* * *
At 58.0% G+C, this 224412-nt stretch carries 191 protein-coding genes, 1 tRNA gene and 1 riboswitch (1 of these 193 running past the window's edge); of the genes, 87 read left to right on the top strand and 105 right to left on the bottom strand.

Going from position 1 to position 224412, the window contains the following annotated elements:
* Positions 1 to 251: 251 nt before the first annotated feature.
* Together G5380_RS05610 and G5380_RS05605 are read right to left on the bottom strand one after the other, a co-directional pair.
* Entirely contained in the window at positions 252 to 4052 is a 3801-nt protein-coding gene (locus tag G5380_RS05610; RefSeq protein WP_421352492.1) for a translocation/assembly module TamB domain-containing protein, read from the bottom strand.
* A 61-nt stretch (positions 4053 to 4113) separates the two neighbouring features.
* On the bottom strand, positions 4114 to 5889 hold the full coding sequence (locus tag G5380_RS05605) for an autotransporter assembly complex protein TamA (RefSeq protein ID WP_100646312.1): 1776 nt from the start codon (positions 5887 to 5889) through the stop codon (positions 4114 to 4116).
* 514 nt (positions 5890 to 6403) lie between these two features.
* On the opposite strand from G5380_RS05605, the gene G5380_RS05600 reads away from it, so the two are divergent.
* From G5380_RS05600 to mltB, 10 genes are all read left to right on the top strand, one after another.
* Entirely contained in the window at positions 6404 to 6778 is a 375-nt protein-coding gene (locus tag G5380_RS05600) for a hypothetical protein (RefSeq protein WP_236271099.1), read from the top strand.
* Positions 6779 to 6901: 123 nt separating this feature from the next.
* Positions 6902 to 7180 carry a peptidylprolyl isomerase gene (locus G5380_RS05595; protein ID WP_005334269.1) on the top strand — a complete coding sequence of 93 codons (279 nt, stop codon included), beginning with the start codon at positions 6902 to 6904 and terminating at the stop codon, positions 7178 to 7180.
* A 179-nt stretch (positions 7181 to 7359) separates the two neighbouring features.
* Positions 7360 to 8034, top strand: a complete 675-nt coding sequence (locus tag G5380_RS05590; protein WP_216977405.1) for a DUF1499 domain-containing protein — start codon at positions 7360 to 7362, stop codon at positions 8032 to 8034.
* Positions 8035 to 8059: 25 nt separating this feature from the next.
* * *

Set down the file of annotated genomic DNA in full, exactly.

At 58.0% G+C, this 224412-nt stretch carries 191 protein-coding genes, 1 tRNA gene and 1 riboswitch (1 of these 193 running past the window's edge); of the genes, 87 read left to right on the top strand and 105 right to left on the bottom strand.

Going from position 1 to position 224412, the window contains the following annotated elements:
* Positions 1 to 251: 251 nt before the first annotated feature.
* Together G5380_RS05610 and G5380_RS05605 are read right to left on the bottom strand one after the other, a co-directional pair.
* Entirely contained in the window at positions 252 to 4052 is a 3801-nt protein-coding gene (locus tag G5380_RS05610; RefSeq protein WP_421352492.1) for a translocation/assembly module TamB domain-containing protein, read from the bottom strand.
* A 61-nt stretch (positions 4053 to 4113) separates the two neighbouring features.
* On the bottom strand, positions 4114 to 5889 hold the full coding sequence (locus tag G5380_RS05605) for an autotransporter assembly complex protein TamA (RefSeq protein ID WP_100646312.1): 1776 nt from the start codon (positions 5887 to 5889) through the stop codon (positions 4114 to 4116).
* 514 nt (positions 5890 to 6403) lie between these two features.
* On the opposite strand from G5380_RS05605, the gene G5380_RS05600 reads away from it, so the two are divergent.
* From G5380_RS05600 to mltB, 10 genes are all read left to right on the top strand, one after another.
* Entirely contained in the window at positions 6404 to 6778 is a 375-nt protein-coding gene (locus tag G5380_RS05600) for a hypothetical protein (RefSeq protein WP_236271099.1), read from the top strand.
* Positions 6779 to 6901: 123 nt separating this feature from the next.
* Positions 6902 to 7180 carry a peptidylprolyl isomerase gene (locus G5380_RS05595; protein ID WP_005334269.1) on the top strand — a complete coding sequence of 93 codons (279 nt, stop codon included), beginning with the start codon at positions 6902 to 6904 and terminating at the stop codon, positions 7178 to 7180.
* A 179-nt stretch (positions 7181 to 7359) separates the two neighbouring features.
* Positions 7360 to 8034, top strand: a complete 675-nt coding sequence (locus tag G5380_RS05590; protein WP_216977405.1) for a DUF1499 domain-containing protein — start codon at positions 7360 to 7362, stop codon at positions 8032 to 8034.
* Positions 8035 to 8059: 25 nt separating this feature from the next.